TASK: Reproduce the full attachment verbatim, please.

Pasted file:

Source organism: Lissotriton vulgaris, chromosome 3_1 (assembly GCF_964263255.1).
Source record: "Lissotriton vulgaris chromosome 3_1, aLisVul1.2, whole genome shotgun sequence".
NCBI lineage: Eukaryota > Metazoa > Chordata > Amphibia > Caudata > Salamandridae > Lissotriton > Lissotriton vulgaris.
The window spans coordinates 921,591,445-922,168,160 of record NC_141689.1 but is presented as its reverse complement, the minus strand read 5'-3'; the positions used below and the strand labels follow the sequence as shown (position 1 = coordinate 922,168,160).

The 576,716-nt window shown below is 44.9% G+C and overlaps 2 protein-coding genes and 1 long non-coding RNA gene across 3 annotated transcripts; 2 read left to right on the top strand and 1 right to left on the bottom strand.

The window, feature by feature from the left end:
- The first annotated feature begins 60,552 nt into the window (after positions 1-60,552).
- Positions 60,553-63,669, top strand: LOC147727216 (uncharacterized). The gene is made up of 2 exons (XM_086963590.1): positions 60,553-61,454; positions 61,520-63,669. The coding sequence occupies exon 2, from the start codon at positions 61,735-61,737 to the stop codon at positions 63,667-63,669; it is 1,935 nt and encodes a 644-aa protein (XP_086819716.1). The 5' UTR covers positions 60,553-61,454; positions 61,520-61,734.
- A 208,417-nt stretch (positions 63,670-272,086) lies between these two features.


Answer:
Source organism: Lissotriton vulgaris, chromosome 3_1 (assembly GCF_964263255.1).
Source record: "Lissotriton vulgaris chromosome 3_1, aLisVul1.2, whole genome shotgun sequence".
NCBI lineage: Eukaryota > Metazoa > Chordata > Amphibia > Caudata > Salamandridae > Lissotriton > Lissotriton vulgaris.
The window spans coordinates 921,591,445-922,168,160 of record NC_141689.1 but is presented as its reverse complement, the minus strand read 5'-3'; the positions used below and the strand labels follow the sequence as shown (position 1 = coordinate 922,168,160).

The 576,716-nt window shown below is 44.9% G+C and overlaps 2 protein-coding genes and 1 long non-coding RNA gene across 3 annotated transcripts; 2 read left to right on the top strand and 1 right to left on the bottom strand.

The window, feature by feature from the left end:
- The first annotated feature begins 60,552 nt into the window (after positions 1-60,552).
- Positions 60,553-63,669, top strand: LOC147727216 (uncharacterized). The gene is made up of 2 exons (XM_086963590.1): positions 60,553-61,454; positions 61,520-63,669. The coding sequence occupies exon 2, from the start codon at positions 61,735-61,737 to the stop codon at positions 63,667-63,669; it is 1,935 nt and encodes a 644-aa protein (XP_086819716.1). The 5' UTR covers positions 60,553-61,454; positions 61,520-61,734.
- A 208,417-nt stretch (positions 63,670-272,086) lies between these two features.